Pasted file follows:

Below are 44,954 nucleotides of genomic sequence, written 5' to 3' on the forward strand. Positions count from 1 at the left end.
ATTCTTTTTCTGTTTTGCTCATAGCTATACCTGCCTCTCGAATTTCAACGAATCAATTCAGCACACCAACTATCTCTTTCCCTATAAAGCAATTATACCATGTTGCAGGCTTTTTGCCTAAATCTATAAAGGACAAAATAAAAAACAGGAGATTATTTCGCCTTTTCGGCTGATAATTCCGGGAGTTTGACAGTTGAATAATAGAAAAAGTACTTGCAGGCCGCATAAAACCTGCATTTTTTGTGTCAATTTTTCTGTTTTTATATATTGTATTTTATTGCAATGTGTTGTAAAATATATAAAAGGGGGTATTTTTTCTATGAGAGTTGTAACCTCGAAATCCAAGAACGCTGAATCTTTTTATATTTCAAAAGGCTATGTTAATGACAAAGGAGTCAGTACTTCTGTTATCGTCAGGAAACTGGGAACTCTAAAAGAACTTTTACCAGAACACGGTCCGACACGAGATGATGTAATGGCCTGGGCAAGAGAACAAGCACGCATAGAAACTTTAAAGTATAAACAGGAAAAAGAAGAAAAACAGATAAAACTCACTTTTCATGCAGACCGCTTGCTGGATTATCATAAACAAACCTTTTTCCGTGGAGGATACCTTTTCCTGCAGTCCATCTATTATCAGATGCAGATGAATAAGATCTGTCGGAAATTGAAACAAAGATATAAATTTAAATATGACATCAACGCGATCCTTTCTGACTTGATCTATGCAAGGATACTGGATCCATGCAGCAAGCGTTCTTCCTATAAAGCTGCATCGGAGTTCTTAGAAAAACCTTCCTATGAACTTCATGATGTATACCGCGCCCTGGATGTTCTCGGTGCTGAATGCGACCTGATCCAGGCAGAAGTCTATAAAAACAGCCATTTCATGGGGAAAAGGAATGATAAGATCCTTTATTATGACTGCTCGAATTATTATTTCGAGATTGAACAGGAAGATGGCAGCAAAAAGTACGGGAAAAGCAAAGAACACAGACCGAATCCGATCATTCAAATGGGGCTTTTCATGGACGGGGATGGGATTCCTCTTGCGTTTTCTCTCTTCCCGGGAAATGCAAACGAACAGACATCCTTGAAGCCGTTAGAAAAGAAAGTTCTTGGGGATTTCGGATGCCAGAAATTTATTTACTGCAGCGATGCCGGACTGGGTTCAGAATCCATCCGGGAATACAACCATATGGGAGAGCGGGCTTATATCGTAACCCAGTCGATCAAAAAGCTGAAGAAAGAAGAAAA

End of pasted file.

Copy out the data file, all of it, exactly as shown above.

Below are 44,954 nucleotides of genomic sequence, written 5' to 3' on the forward strand. Positions count from 1 at the left end.
ATTCTTTTTCTGTTTTGCTCATAGCTATACCTGCCTCTCGAATTTCAACGAATCAATTCAGCACACCAACTATCTCTTTCCCTATAAAGCAATTATACCATGTTGCAGGCTTTTTGCCTAAATCTATAAAGGACAAAATAAAAAACAGGAGATTATTTCGCCTTTTCGGCTGATAATTCCGGGAGTTTGACAGTTGAATAATAGAAAAAGTACTTGCAGGCCGCATAAAACCTGCATTTTTTGTGTCAATTTTTCTGTTTTTATATATTGTATTTTATTGCAATGTGTTGTAAAATATATAAAAGGGGGTATTTTTTCTATGAGAGTTGTAACCTCGAAATCCAAGAACGCTGAATCTTTTTATATTTCAAAAGGCTATGTTAATGACAAAGGAGTCAGTACTTCTGTTATCGTCAGGAAACTGGGAACTCTAAAAGAACTTTTACCAGAACACGGTCCGACACGAGATGATGTAATGGCCTGGGCAAGAGAACAAGCACGCATAGAAACTTTAAAGTATAAACAGGAAAAAGAAGAAAAACAGATAAAACTCACTTTTCATGCAGACCGCTTGCTGGATTATCATAAACAAACCTTTTTCCGTGGAGGATACCTTTTCCTGCAGTCCATCTATTATCAGATGCAGATGAATAAGATCTGTCGGAAATTGAAACAAAGATATAAATTTAAATATGACATCAACGCGATCCTTTCTGACTTGATCTATGCAAGGATACTGGATCCATGCAGCAAGCGTTCTTCCTATAAAGCTGCATCGGAGTTCTTAGAAAAACCTTCCTATGAACTTCATGATGTATACCGCGCCCTGGATGTTCTCGGTGCTGAATGCGACCTGATCCAGGCAGAAGTCTATAAAAACAGCCATTTCATGGGGAAAAGGAATGATAAGATCCTTTATTATGACTGCTCGAATTATTATTTCGAGATTGAACAGGAAGATGGCAGCAAAAAGTACGGGAAAAGCAAAGAACACAGACCGAATCCGATCATTCAAATGGGGCTTTTCATGGACGGGGATGGGATTCCTCTTGCGTTTTCTCTCTTCCCGGGAAATGCAAACGAACAGACATCCTTGAAGCCGTTAGAAAAGAAAGTTCTTGGGGATTTCGGATGCCAGAAATTTATTTACTGCAGCGATGCCGGACTGGGTTCAGAATCCATCCGGGAATACAACCATATGGGAGAGCGGGCTTATATCGTAACCCAGTCGATCAAAAAGCTGAAGAAAGAAGAAAA